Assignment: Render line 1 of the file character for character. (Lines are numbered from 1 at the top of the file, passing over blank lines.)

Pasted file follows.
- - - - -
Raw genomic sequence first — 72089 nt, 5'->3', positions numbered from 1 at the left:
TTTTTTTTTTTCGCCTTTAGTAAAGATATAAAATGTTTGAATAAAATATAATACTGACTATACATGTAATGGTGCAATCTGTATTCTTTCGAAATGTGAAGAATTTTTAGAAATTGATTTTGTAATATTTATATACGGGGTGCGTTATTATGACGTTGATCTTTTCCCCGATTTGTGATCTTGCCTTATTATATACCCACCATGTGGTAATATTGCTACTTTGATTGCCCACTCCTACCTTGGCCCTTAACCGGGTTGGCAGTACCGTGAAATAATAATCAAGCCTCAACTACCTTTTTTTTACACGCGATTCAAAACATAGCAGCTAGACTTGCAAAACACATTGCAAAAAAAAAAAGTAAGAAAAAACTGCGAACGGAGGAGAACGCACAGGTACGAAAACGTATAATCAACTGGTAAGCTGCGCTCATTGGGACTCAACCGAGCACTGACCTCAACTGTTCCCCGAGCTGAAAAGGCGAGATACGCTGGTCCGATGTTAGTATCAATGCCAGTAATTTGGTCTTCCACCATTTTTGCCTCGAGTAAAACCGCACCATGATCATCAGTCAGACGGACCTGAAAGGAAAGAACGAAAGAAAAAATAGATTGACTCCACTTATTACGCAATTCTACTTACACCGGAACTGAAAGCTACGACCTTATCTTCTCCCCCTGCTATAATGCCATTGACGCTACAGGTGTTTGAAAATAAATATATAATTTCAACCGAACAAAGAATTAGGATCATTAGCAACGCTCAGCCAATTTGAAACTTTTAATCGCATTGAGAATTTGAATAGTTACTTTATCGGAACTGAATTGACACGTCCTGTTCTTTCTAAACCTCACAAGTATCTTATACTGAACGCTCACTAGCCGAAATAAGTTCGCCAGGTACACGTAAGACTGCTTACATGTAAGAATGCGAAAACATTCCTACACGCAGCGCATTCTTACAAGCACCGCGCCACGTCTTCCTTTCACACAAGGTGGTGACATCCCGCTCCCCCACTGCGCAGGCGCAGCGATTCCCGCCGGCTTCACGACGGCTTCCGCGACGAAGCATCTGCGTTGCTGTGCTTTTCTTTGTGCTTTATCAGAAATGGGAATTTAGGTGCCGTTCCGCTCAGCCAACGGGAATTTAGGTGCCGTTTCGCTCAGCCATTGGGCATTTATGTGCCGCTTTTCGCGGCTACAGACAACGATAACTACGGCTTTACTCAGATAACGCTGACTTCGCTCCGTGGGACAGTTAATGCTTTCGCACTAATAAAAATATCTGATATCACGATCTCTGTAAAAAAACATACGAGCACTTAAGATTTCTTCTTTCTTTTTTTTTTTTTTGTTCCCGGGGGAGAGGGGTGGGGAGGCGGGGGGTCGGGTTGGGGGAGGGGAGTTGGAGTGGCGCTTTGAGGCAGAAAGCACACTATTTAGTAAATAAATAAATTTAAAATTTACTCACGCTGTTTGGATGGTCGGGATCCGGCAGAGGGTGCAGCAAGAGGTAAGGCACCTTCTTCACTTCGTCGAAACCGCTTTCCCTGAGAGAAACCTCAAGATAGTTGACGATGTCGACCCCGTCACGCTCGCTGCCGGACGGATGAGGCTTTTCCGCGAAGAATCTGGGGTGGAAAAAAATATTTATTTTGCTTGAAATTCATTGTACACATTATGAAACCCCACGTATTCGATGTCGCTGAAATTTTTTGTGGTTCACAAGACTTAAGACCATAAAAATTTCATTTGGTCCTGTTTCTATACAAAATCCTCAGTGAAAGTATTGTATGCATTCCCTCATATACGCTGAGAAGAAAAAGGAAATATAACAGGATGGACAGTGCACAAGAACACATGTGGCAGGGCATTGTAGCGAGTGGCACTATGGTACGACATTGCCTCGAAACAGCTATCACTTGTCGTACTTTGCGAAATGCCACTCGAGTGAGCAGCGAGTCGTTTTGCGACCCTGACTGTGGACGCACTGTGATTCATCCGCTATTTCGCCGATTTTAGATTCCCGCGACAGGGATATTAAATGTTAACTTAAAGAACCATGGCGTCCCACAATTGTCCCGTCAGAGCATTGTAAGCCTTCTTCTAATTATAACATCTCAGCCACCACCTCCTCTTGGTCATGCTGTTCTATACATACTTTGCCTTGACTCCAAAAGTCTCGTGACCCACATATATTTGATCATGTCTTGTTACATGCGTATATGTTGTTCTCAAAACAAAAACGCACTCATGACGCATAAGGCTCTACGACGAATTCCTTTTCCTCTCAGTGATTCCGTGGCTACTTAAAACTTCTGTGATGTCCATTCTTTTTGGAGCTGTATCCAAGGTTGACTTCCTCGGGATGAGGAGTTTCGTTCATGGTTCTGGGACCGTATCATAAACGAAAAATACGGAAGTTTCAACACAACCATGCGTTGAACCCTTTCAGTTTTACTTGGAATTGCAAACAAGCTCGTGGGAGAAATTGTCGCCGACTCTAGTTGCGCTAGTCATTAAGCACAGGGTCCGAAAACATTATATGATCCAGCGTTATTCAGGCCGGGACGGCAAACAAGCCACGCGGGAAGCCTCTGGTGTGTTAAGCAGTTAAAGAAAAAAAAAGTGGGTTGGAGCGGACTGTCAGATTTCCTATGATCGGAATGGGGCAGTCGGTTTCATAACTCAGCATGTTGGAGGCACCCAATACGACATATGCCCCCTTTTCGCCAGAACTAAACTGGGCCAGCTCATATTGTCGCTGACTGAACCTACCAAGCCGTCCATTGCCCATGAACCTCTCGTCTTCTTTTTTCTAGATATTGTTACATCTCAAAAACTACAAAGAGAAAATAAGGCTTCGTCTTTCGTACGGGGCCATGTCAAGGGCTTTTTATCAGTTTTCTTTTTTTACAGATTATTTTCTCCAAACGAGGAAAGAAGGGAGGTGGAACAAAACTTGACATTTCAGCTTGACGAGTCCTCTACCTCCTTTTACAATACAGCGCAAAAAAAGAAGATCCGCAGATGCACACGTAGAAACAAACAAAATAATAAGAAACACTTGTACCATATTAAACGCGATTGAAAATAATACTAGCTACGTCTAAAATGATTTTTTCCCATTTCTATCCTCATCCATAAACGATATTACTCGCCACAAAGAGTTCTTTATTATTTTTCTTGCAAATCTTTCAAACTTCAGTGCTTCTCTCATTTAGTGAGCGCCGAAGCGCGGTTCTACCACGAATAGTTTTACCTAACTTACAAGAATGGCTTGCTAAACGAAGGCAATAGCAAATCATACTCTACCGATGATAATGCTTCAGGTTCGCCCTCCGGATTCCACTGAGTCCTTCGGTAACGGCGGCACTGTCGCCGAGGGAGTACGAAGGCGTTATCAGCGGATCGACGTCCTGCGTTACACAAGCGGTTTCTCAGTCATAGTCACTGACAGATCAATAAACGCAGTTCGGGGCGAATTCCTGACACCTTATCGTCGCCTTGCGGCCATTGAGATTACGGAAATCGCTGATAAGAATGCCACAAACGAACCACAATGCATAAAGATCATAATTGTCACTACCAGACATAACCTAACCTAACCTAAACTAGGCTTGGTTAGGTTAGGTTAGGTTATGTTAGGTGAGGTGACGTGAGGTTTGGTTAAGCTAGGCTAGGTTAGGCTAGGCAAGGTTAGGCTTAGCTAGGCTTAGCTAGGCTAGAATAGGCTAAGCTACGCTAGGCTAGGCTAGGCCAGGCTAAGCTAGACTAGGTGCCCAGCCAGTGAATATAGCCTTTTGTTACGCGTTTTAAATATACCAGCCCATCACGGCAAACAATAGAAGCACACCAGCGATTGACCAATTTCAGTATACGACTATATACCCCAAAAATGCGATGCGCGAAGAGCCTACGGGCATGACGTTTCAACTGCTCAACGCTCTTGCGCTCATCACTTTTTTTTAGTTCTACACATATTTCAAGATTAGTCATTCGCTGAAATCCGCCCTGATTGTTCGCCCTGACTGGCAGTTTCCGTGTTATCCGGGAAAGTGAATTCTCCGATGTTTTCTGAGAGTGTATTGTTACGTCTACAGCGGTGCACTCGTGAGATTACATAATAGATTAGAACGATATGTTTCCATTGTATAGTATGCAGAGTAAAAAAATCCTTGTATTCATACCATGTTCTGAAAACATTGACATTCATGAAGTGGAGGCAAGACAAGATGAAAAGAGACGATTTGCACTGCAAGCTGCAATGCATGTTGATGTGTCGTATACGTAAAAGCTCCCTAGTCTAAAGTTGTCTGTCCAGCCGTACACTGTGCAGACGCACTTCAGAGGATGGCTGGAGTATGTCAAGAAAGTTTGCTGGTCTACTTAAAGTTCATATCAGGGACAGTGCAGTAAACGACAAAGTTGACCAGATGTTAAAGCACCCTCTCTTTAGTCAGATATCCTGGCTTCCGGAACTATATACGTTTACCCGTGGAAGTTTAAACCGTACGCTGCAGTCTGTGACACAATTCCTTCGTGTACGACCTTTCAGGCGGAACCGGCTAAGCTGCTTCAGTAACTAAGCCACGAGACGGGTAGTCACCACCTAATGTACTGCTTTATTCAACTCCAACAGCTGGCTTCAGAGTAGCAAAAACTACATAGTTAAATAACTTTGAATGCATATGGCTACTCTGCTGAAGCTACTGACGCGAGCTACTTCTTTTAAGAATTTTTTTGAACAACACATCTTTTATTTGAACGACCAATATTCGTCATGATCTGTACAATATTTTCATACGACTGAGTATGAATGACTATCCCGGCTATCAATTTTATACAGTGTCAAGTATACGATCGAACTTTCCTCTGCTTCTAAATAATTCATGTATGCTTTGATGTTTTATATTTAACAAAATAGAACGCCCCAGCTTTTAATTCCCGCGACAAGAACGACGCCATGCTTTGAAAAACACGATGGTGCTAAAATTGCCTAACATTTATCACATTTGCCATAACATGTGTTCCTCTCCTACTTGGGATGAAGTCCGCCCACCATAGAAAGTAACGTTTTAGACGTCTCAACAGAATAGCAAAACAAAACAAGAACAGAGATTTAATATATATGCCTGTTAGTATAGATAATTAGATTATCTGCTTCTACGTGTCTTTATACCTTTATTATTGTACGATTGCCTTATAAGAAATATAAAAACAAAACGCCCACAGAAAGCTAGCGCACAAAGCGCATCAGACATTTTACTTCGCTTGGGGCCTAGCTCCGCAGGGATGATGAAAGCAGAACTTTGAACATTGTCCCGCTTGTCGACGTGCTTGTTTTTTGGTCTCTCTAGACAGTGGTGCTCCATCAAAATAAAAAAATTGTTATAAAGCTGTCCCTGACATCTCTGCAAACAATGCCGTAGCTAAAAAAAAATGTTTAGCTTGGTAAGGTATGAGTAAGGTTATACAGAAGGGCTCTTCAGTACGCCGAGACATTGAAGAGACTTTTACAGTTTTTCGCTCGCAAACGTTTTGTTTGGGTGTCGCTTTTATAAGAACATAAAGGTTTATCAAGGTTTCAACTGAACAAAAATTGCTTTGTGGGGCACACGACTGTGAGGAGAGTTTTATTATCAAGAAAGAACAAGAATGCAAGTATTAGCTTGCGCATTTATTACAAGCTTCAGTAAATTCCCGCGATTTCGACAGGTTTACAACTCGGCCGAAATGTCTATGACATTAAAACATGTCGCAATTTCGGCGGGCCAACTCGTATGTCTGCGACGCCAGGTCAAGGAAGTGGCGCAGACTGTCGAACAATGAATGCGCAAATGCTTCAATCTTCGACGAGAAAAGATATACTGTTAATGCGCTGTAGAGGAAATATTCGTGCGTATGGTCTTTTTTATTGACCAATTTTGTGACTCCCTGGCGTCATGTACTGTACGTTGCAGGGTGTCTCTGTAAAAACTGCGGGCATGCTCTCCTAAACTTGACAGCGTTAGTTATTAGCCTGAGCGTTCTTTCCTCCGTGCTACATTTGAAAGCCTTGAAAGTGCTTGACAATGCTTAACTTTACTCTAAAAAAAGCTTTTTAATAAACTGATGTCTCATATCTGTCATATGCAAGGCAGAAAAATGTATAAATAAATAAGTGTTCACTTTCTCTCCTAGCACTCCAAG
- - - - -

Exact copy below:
Raw genomic sequence first — 72089 nt, 5'->3', positions numbered from 1 at the left: